Right down the street is Dhaka University (DU), founded in 1921 and situated on a beautifully manicured campus identifiable by its characteristic Indo-Saracenic architecture. For a long time DU was a leader in higher education in East Bengal and played a significant role in the nationalist movement of 1971. Now some say it is in decline, faced with factionalism and political agitations that make other private options more appealing for those who can afford them. ULAB’s liberal arts model requires that students study a range of subjects in order to graduate, a model inspired by the liberal arts institutions of the United States.

ULAB has a clean, modern campus, top-notch faculty, and the newest technology. But its campus is essentially an urban high-rise perched over the intensely trafficked Satmasjid Road in Dhanmondi. A small price to pay? Yes. For many students, a no-brainer. DU’s Curzon Hall looks increasingly like an architectural ruin; the well-lit halls of ULAB are a hive of activity and debate.

A collective future

What Chetan Bhagat’s novels convey, in Dhaka as elsewhere, is the rich, contested, and uncertain relationship among literature, the English language and futurity throughout South Asia. This was stated in the conference theme but given flesh in the discussions that unfolded over the two days.

Can there be a future for Bangladesh without English? What type of English will it be, one that is pared down and pragmatic or one carrying the traces of Shakespeare and Keats? How exactly will English and Bangla coexist? These questions are not unique to Bangladesh but transcend the various regions of the subcontinent, occupying a domain where India, Pakistan and Bangladesh have more in common than we usually acknowledge. They demand a collective endeavour that has less to do with the shared traumas of Partition and more with envisioning a livable future in the decades to come.

It is his interest in these questions that makes Bhagat such a popular writer, albeit much maligned as well. Without explicitly saying so, his works shift attention from the traumas of South Asia’s past to the shared anxieties of its future. These are concerns that have the potential to realign Indians, Pakistanis and Bangladeshis as allies in the endeavour to master English but not let it master them.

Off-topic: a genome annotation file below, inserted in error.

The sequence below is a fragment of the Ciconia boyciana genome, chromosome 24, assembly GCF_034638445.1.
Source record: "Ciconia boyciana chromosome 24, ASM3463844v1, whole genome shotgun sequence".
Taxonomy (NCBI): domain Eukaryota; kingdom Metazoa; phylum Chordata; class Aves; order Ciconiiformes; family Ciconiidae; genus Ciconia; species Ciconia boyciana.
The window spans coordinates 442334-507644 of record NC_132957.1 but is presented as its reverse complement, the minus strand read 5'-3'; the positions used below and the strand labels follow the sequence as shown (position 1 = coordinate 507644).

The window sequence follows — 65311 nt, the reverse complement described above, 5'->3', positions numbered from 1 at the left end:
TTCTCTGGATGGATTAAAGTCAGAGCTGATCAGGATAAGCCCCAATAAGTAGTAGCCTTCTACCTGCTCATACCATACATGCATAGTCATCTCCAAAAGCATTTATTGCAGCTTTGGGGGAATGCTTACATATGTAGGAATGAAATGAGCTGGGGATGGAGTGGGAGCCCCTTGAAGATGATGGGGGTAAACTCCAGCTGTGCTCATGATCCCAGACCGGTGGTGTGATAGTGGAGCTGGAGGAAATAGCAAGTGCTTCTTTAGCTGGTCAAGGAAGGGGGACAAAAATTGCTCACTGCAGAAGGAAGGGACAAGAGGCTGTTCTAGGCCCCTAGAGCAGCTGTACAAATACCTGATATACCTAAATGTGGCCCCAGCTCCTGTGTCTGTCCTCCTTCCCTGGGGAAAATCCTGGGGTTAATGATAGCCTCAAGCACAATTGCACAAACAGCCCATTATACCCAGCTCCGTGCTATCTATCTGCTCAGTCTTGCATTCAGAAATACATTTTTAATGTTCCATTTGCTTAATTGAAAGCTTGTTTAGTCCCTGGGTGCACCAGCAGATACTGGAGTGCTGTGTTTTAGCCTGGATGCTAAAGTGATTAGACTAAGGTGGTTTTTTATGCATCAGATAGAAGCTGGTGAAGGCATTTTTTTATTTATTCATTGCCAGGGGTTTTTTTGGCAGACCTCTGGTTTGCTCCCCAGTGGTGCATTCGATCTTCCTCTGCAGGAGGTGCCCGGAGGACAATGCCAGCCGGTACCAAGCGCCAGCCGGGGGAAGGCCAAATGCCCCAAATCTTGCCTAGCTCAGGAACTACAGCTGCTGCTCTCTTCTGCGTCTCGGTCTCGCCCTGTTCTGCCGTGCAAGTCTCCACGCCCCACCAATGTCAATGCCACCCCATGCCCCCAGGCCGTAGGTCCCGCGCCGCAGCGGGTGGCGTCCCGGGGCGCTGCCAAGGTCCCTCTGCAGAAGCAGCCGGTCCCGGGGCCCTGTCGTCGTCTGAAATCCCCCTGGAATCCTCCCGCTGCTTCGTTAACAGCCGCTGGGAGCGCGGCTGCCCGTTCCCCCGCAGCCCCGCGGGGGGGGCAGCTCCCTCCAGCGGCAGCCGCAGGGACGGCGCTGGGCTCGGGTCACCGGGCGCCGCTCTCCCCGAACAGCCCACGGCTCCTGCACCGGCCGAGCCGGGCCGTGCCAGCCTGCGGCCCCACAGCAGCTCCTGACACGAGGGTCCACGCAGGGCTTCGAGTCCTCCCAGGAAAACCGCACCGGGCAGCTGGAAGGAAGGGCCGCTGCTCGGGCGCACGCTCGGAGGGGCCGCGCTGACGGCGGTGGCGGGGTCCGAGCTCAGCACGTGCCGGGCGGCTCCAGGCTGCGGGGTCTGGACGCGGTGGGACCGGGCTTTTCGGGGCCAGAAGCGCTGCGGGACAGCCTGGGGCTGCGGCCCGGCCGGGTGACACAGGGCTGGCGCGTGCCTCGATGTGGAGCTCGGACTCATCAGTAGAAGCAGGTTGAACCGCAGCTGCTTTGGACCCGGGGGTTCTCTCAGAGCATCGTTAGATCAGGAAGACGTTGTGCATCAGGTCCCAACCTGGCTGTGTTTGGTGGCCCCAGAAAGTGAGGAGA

Support our journalism by subscribing to Scroll+ here. We welcome your comments at letters@scroll.in.
Sponsored Content BY 

Swara Bhasker: Sharp objects has to be on the radar of every woman who is tired of being “nice”

The actress weighs in on what she loves about the show.

This article has been written by award-winning actor Swara Bhasker.

All women growing up in India, South Asia, or anywhere in the world frankly; will remember in some form or the other that gentle girlhood admonishing, “Nice girls don’t do that.” I kept recalling that gently reasoned reproach as I watched Sharp Objects (you can catch it on Hotstar Premium). Adapted from the author of Gone Girl, Gillian Flynn’s debut novel Sharp Objects has been directed by Jean-Marc Vallée, who has my heart since he gave us Big Little Lies. It stars the multiple-Oscar nominee Amy Adams, who delivers a searing performance as Camille Preaker; and Patricia Clarkson, who is magnetic as the dominating and dark Adora Crellin. As an actress myself, it felt great to watch a show driven by its female performers.

The series is woven around a troubled, alcohol-dependent, self-harming, female journalist Camille (single and in her thirties incidentally) who returns to the small town of her birth and childhood, Wind Gap, Missouri, to report on two similarly gruesome murders of teenage girls. While the series is a murder mystery, it equally delves into the psychology, not just of the principal characters, but also of the town, and thus a culture as a whole.

There is a lot that impresses in Sharp Objects — the manner in which the storytelling gently unwraps a plot that is dark, disturbing and shocking, the stellar and crafty control that Jean-Marc Vallée exercises on his narrative, the cinematography that is fluid and still manages to suggest that something sinister lurks within Wind Gap, the editing which keeps this narrative languid yet sharp and consistently evokes a haunting sensation.

Sharp Objects is also liberating (apart from its positive performance on Bechdel parameters) as content — for female actors and for audiences in giving us female centric and female driven shows that do not bear the burden of providing either role-models or even uplifting messages.